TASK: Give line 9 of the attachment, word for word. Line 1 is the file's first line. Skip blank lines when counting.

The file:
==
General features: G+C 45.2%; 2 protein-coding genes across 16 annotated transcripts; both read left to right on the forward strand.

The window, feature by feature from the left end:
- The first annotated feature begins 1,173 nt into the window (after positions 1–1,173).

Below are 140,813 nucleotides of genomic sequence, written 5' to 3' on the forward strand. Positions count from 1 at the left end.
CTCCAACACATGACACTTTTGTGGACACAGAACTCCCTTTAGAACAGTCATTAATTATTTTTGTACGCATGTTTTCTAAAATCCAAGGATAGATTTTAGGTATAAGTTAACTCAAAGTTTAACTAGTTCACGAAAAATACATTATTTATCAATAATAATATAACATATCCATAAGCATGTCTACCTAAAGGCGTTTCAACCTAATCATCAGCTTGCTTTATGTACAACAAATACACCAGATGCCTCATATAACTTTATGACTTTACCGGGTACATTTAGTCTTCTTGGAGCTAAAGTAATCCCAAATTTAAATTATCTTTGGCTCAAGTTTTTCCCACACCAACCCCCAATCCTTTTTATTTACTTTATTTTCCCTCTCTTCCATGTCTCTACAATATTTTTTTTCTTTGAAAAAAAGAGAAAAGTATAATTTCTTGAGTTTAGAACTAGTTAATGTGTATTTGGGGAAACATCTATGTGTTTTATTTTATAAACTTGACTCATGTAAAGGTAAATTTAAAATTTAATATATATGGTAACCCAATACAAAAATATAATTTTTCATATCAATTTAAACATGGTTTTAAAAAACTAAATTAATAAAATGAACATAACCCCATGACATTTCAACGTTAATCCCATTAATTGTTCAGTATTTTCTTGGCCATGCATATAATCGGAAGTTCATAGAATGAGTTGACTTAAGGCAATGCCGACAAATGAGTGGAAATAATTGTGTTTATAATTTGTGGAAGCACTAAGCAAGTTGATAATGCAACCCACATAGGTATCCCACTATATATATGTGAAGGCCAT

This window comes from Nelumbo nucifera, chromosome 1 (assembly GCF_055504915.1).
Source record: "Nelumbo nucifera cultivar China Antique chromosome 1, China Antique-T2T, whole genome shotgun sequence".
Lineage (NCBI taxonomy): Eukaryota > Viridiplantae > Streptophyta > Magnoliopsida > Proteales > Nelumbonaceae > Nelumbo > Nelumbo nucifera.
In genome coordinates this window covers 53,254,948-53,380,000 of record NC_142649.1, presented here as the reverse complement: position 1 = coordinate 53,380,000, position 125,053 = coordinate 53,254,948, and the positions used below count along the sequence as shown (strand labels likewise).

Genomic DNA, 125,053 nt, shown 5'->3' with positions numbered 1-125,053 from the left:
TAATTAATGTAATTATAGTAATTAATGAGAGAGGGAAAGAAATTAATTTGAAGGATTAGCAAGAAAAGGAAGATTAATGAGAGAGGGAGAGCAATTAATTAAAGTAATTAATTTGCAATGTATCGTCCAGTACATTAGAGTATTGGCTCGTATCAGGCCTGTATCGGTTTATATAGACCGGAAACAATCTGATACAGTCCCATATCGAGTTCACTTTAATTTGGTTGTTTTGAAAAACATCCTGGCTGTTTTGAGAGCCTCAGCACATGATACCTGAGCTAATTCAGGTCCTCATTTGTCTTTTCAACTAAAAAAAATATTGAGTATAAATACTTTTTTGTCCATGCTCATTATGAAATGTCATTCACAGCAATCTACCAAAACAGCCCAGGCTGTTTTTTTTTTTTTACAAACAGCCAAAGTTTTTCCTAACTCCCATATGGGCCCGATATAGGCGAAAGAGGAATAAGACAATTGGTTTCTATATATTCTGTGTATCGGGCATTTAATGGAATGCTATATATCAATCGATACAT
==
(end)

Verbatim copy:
In genome coordinates this window covers 53,254,948-53,380,000 of record NC_142649.1, presented here as the reverse complement: position 1 = coordinate 53,380,000, position 125,053 = coordinate 53,254,948, and the positions used below count along the sequence as shown (strand labels likewise).